Colorectal Cancer Toolkit
You will find information to raise awareness through different outlets
about colorectal cancer prevention and early detection. We hope you use
this guide to help spread awareness throughout the year and during the
month of March- National Colorectal Cancer Awareness month.
This kit is for all interested individuals and groups who want to help
spread the word about screening for colorectal cancer.
You will find suggested sample social media messaging to post, as well
as download printable fact sheets, posters, post cards, images and find
additional info through links to other resources.
- Share information on your social media outlets about Colorectal Cancer.
- Add information about colorectal cancer to your newsletter.
- Tweet about Colorectal Cancer Awareness Month.
- Host a community event where families can be active while learning about
local health resources.
- Add infographics to your website or social media profile.
How can I make a difference?
Anyone can raise awareness about colorectal cancer and take action toward
prevention. Communities, organizations, families, and individuals can
get involved and spread the word.
Here are just a few ideas:
- Encourage families to get active together - exercise may help reduce the
risk of colorectal cancer.
- Talk to family, friends, and people in your community about the importance
of getting screened for colorectal cancer starting at age 50.
over 50 to use this tool kit to learn more about colorectal cancer screening tests
and share information with others.
- Ask doctors and nurses to talk to patients age 50 and older about the importance
of getting screened.
Maryland Colorectal Cancer Stats
Colorectal Cancer is the
second leading cause of cancer death and the
third most commonly diagnosed cancer for men and women combined.
- It's expected to cause about 51,020 deaths during 2019.
In Frederick County, Maryland from 2011-2015, there were
474 new cases of Colon and Rectum cancer. Over those years,
185 people died of Colon and Rectum cancer.
Men have higher rates of colon cancer than women
- A Man has 1 in 22 chance of getting colorectal cancer
- A woman has a 1 in 24 chance of getting colorectal cancer
- Blacks and Asians have higher rates than Whites, with Black Men having
the highest rates
- More than 90 percent of colorectal cancer incidence in persons over 50 years
Regular screening, beginning at age 50* for persons over average risk,
is the key to preventing colorectal cancer.
- *Age 45 for African Americans
- More than 90 percent of colorectal cancer in persons over 50 years
Download the Risk Factors Handout
Get the Word Out
Communicating on Social Media
Communicating on Social Media
Hashtags for Colorectal Cancer Awareness month
Sample Tweets and Posts
True or false? You should get tested regularly for colorectal cancer starting
at age 50.
Answer: Starting at age 50, get tested regularly for colorectal cancer.
When it comes to colorectal cancer screening, you have options. Decide
which screening test you prefer:
Did You Know? Regular #PhysicalActivity can help reduce your risk for colorectal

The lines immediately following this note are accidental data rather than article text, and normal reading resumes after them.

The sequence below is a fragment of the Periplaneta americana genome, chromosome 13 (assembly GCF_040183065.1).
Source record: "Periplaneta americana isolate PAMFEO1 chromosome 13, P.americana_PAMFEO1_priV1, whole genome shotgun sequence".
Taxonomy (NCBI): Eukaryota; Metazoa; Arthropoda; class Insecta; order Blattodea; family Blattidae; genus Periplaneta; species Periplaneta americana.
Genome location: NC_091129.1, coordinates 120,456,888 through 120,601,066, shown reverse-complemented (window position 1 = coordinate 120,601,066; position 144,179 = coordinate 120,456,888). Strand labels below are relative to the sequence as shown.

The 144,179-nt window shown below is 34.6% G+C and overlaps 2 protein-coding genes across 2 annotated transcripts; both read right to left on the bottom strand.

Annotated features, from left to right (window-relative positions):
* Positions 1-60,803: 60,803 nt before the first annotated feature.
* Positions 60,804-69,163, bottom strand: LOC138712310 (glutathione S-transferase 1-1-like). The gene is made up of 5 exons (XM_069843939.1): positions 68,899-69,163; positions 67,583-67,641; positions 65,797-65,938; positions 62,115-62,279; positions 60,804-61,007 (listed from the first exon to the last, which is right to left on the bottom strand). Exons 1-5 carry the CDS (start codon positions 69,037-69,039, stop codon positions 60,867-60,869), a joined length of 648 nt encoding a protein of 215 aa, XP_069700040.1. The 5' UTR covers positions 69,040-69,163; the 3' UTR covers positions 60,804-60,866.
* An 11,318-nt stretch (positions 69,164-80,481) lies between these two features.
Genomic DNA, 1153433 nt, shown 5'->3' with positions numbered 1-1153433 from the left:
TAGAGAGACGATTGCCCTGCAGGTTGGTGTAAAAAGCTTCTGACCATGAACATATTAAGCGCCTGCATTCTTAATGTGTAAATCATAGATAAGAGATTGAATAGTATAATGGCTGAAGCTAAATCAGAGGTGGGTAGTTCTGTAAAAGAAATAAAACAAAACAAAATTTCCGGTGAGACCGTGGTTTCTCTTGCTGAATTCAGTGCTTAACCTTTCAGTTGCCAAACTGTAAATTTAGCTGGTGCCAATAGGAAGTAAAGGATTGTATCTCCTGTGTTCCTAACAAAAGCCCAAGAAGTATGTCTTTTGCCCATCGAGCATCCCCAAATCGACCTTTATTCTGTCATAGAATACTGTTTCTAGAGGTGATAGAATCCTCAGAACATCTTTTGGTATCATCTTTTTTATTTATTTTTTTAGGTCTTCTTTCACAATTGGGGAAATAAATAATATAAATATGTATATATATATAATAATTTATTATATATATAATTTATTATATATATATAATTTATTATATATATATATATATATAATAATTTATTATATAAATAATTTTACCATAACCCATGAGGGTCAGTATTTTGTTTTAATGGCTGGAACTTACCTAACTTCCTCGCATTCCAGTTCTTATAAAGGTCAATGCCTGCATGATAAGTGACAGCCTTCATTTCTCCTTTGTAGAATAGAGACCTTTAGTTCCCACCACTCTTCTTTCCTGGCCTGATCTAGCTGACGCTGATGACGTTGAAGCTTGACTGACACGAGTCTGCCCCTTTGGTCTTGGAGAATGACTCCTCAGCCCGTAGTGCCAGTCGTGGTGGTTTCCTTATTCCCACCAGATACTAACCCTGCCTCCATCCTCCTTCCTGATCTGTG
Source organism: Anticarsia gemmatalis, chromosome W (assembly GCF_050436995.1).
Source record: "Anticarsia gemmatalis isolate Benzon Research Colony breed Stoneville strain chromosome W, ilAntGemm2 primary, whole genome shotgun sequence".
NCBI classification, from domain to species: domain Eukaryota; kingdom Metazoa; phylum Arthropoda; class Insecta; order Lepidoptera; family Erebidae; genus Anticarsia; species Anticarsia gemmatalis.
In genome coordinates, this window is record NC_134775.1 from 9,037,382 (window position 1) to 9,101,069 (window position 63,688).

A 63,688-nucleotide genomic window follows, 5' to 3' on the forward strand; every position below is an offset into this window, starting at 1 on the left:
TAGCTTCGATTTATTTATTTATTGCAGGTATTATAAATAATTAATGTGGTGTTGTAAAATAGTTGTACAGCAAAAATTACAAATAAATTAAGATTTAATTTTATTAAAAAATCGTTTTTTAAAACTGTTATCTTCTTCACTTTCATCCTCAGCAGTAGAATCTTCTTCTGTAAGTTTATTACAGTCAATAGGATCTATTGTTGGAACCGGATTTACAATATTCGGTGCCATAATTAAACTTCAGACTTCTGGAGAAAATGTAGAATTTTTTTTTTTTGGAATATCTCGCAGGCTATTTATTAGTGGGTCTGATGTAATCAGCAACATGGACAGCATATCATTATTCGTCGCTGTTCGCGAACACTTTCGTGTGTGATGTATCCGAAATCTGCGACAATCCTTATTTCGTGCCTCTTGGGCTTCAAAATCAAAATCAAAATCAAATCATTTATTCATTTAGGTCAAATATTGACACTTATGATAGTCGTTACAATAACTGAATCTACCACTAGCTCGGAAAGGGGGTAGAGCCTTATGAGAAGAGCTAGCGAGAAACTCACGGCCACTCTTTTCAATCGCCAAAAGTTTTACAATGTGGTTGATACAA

cancer. Take these steps to #GetActive:
Sample Announcement for Newsletter, Listserv, or Media Release
Cut and paste this text into your newsletter, listserv, or media release.
Add local details and quotes from your organization.
- Colorectal cancer affects all racial and ethnic groups and is most often
found in people ages 50 and older.
- Colorectal Cancer is the second leading cause of cancer death and the third
most commonly diagnosed cancer for men and women combined. It affects
about 1 in 20 Americans.
- The best way to prevent colorectal cancer is to get screened regularly
starting at age 50. There are often no signs or symptoms of colorectal
cancer - that’s why it’s so important to get screened.
- To increase awareness about the importance of colorectal cancer screening,
[your organization] is proudly participating in Colorectal Cancer Awareness
Month. Locally in 2018, 92 Maryland residents are affected by colorectal cancer.
- People over age 50 have the highest risk of colorectal cancer. You may
also be at higher risk if you are African American, smoke, or have a family
history of colorectal cancer. African Americans should be screened at
the age of 45.
Everyone can take these healthy steps to help prevent colorectal cancer:
- Get screened starting at age 50.
- Encourage your family members and friends over age 50 to get screened.
- Quit smoking and stay away from secondhand smoke.
- Get plenty of physical activity and eat healthy.
- For more information, visit fmh.org/colorectalscreening
Take action to prevent colorectal cancer.
1. Contact local doctors’ offices and ask them to share colorectal
cancer prevention information with their patients.
2. Host a Colorectal Cancer Awareness Month event at a local senior center
or organization. Give out information about colorectal screenings, and
ask a doctor or nurse to talk about the importance of getting screened.
Request a Speaker
3. Partner with local community organizations to encourage people to get
screened for colorectal cancer.
4. Share Colorectal Cancer Screening options or experiences with your family
and friends to encourage them to get their screening.
Share your Story
Routine screenings for colorectal cancer are your best defense against
See which test is right for you
Talk to your doctor about when you should have a screening colonoscopy,
as well as other screening tests that make sense for you or contact Surgical
Request More Info
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